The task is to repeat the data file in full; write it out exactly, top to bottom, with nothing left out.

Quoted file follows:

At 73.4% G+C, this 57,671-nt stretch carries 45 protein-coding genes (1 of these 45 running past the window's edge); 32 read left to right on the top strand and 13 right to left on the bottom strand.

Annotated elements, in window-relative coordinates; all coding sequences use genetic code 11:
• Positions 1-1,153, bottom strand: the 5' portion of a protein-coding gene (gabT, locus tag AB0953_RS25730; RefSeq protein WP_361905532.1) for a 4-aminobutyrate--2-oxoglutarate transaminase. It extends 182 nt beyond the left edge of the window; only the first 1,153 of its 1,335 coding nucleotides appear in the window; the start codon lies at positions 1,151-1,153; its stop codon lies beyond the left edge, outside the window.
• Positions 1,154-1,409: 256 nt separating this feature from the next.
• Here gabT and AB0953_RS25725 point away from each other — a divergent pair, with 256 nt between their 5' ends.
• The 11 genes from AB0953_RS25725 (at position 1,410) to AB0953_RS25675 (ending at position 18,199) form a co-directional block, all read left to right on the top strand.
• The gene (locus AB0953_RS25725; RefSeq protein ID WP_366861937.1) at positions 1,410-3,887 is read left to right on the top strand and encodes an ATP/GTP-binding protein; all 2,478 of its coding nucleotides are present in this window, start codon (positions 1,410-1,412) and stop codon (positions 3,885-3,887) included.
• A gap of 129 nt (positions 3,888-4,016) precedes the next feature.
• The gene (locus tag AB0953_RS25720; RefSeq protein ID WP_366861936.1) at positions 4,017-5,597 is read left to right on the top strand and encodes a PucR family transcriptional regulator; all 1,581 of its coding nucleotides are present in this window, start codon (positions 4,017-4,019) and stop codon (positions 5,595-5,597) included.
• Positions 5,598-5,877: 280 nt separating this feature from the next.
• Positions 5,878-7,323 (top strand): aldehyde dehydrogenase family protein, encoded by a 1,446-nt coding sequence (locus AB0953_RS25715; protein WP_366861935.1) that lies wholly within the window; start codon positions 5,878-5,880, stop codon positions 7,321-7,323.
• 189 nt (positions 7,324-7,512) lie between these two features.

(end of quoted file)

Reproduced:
At 73.4% G+C, this 57,671-nt stretch carries 45 protein-coding genes (1 of these 45 running past the window's edge); 32 read left to right on the top strand and 13 right to left on the bottom strand.

Annotated elements, in window-relative coordinates; all coding sequences use genetic code 11:
• Positions 1-1,153, bottom strand: the 5' portion of a protein-coding gene (gabT, locus tag AB0953_RS25730; RefSeq protein WP_361905532.1) for a 4-aminobutyrate--2-oxoglutarate transaminase. It extends 182 nt beyond the left edge of the window; only the first 1,153 of its 1,335 coding nucleotides appear in the window; the start codon lies at positions 1,151-1,153; its stop codon lies beyond the left edge, outside the window.
• Positions 1,154-1,409: 256 nt separating this feature from the next.
• Here gabT and AB0953_RS25725 point away from each other — a divergent pair, with 256 nt between their 5' ends.
• The 11 genes from AB0953_RS25725 (at position 1,410) to AB0953_RS25675 (ending at position 18,199) form a co-directional block, all read left to right on the top strand.
• The gene (locus AB0953_RS25725; RefSeq protein ID WP_366861937.1) at positions 1,410-3,887 is read left to right on the top strand and encodes an ATP/GTP-binding protein; all 2,478 of its coding nucleotides are present in this window, start codon (positions 1,410-1,412) and stop codon (positions 3,885-3,887) included.
• A gap of 129 nt (positions 3,888-4,016) precedes the next feature.
• The gene (locus tag AB0953_RS25720; RefSeq protein ID WP_366861936.1) at positions 4,017-5,597 is read left to right on the top strand and encodes a PucR family transcriptional regulator; all 1,581 of its coding nucleotides are present in this window, start codon (positions 4,017-4,019) and stop codon (positions 5,595-5,597) included.
• Positions 5,598-5,877: 280 nt separating this feature from the next.
• Positions 5,878-7,323 (top strand): aldehyde dehydrogenase family protein, encoded by a 1,446-nt coding sequence (locus AB0953_RS25715; protein WP_366861935.1) that lies wholly within the window; start codon positions 5,878-5,880, stop codon positions 7,321-7,323.
• 189 nt (positions 7,324-7,512) lie between these two features.